Amber Rose Gill: Point where it was like an actual like I had to actually do.

Rhona Eskander: Something. [00:21:30] So what happened?

Amber Rose Gill: So I believe it was 14 weeks of therapy after [00:21:35] the show.

Rhona Eskander: And that’s compulsory for everyone or you win. Not everyone but.

Amber Rose Gill: Everyone. Yeah, [00:21:40] I think I did 12 weeks of it, but I didn’t really find it that beneficial. [00:21:45] Um, it wasn’t until later on that I’ve, you know, got a do therapy. [00:21:50] I’ve been doing therapy for two years straight now, but it wasn’t really beneficial for me at the time because I didn’t really [00:21:55] get it. It’s not really a thing in Newcastle. I mean, it probably is now, but at the time it wasn’t [00:22:00] like, oh, I’ve got a therapist. Well, what the fuck? Yeah. What’s wrong.

Rhona Eskander: With you? Yeah.

Amber Rose Gill: I mean, like, what’s going on? [00:22:05] And I didn’t realise that you have to fight. The most important thing about therapy is you have to find the right fit. [00:22:10] You have to find the right fit for you, the right person. So I. Oh, yeah, the right therapist. You’ve got to find the right [00:22:15] fit. Because, you know, I had a white therapist that was given to me, [00:22:20] like given to me from Love Island, and it just she was fine, but she was just fine. [00:22:25] And I don’t want fine. I want it to be a proper thing. Yeah. Whereas now [00:22:30] I have black Caribbean woman and some things that I talk about she just can relate to, and she [00:22:35] can understand why I would have a certain mentality or certain thought process on things. So it’s just about the [00:22:40] fit, because now I feel like I could go to her and say whatever the hell I want, whereas I feel [00:22:45] like with the one that was provided via Love Island, I felt like I was performing and she just kept [00:22:50] going, God, you’re doing really well. You can’t believe you’re only 22 and you do it. And I was like, yeah, I’m great, I’m great. And [00:22:55] I used to walk out and think, what the fuck was the.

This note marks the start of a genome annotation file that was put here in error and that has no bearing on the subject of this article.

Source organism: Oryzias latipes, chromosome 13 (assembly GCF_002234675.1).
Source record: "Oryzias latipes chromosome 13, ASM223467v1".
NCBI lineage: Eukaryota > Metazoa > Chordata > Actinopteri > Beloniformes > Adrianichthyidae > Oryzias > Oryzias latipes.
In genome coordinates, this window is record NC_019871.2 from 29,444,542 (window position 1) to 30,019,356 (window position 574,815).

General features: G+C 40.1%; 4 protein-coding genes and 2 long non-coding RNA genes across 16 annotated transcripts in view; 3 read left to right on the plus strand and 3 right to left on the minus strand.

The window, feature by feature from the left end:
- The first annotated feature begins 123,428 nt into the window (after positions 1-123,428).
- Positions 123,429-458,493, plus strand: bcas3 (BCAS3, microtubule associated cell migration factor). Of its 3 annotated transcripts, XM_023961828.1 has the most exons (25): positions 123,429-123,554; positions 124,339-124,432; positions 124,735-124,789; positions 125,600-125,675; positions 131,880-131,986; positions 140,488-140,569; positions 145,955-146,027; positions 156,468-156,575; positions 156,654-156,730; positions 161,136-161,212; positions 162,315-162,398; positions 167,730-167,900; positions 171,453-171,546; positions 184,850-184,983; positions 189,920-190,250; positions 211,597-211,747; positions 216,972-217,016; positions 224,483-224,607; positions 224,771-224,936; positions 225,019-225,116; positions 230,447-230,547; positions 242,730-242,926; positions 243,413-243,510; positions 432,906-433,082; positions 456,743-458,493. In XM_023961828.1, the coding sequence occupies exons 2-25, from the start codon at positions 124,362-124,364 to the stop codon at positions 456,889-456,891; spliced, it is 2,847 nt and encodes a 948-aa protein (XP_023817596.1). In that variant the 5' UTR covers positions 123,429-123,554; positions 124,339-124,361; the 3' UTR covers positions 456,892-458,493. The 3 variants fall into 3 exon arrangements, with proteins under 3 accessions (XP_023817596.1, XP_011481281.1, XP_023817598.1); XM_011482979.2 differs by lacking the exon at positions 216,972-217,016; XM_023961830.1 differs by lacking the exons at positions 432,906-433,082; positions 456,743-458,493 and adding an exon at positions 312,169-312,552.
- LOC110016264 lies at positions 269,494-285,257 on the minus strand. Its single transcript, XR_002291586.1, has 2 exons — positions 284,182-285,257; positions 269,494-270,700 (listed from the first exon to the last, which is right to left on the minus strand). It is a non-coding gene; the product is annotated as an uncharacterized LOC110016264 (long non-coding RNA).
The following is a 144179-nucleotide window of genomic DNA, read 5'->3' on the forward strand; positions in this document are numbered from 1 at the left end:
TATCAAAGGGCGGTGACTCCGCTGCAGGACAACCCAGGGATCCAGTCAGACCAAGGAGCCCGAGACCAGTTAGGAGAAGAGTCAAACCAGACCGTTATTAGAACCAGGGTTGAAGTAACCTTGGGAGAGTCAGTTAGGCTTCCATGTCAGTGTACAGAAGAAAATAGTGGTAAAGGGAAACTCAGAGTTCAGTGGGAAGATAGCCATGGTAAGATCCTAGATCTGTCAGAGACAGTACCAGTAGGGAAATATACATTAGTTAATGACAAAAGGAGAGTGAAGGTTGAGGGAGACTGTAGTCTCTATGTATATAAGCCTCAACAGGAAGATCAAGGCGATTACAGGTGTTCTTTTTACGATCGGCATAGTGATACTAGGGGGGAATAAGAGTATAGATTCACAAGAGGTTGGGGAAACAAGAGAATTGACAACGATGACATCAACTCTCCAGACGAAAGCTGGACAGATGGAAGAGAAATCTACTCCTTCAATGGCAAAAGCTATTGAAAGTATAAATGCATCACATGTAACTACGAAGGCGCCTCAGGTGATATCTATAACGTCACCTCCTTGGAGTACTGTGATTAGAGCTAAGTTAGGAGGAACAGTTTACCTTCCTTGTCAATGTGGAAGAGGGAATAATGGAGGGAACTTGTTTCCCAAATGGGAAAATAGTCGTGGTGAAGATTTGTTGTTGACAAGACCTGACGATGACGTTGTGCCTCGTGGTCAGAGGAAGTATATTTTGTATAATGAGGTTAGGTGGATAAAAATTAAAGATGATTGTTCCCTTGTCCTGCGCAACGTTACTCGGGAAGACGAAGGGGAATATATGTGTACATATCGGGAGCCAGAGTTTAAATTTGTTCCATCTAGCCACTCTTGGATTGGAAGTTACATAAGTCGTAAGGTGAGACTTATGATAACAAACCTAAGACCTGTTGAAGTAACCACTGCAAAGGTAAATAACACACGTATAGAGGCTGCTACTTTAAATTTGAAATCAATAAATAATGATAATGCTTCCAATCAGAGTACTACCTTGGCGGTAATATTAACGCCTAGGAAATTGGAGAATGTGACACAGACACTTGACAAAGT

Rhona Eskander: Yeah, I.

Amber Rose Gill: Can say I feel good.

Payman Langroudi: Just like the [00:23:00] the very lowest point and the very highest point. But what is it? What [00:23:05] happens when you come out?

Rhona Eskander: And before Amber goes on to that, I want to make a comment about the therapist, because I think that’s [00:23:10] a really important point. I also like when I recognise that I had mental health issues, was [00:23:15] quite early on in my life, and I basically got like recommended therapists [00:23:20] be like, go and see this person through like health insurance. And then I was like, I had, as you said, a very okay [00:23:25] experience. And I thought, this is just it and this is what happens. And like you said, sometimes [00:23:30] I used to go and sit in the room and just try to like fill the spaces by just like talking. And they’d be like, oh, you’re like [00:23:35] doing great, you’re fine, etc. and I used to not enjoy the sessions, not want to turn up, but I thought that’s [00:23:40] just the way that it is. Then when I found my recent therapist, who I’ve been with [00:23:45] for like three years and like, it’s such a huge difference. Like she’s life changing. I’ve even had her on the podcast [00:23:50] and it makes such a difference because and it’s like, I think like just don’t force [00:23:55] the shoe to fit. And I even say that with like, dentists and doctors, like if you go and your initial [00:24:00] consultation or something is like, I don’t feel this is right, like, just go with it, don’t stick at it. You know, this is [00:24:05] not a relationship. You don’t have to kind of like work through it. Like there are people. And I think importantly, [00:24:10] what you said was, is that because you had a therapist that understood your heritage, like we’re understanding more [00:24:15] that like people of certain cultures and backgrounds have also got like epigenetic trauma instilled [00:24:20] in them, you know, like when you look at our ancestors and we actually carry that in our DNA and people [00:24:25] didn’t know that. So like you said, like your realities and your traumas are inherently within your body [00:24:30] that like, I couldn’t necessarily understand or Payman and vice versa.

Payman Langroudi: Your instincts.

Rhona Eskander: Well, [00:24:35] we had this conversation before.